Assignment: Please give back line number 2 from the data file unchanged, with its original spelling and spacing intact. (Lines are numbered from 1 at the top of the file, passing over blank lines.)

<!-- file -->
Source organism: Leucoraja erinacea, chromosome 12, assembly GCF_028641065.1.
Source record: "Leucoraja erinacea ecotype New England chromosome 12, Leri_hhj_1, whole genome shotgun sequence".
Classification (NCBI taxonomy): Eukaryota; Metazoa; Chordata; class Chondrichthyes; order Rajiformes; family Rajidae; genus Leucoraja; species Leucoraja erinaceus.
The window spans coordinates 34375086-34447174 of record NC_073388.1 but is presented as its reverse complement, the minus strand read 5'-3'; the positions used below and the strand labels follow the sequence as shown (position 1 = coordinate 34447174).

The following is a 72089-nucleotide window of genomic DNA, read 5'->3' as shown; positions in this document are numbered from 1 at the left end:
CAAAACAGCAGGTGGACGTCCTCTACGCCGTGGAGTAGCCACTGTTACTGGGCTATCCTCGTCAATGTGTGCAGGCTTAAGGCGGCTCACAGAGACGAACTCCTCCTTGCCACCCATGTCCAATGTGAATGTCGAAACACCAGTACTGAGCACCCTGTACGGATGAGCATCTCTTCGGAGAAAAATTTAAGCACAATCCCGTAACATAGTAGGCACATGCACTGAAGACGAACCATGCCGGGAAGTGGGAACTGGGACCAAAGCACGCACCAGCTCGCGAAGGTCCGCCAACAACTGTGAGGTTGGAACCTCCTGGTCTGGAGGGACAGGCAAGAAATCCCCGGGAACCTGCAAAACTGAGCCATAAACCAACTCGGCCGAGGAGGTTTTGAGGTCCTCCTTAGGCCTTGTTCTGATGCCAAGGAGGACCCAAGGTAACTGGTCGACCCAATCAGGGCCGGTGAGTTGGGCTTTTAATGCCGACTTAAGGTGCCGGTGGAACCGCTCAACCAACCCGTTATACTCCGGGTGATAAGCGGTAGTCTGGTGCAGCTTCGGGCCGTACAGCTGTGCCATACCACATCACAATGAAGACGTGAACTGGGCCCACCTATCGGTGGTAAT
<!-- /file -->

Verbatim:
Source record: "Leucoraja erinacea ecotype New England chromosome 12, Leri_hhj_1, whole genome shotgun sequence".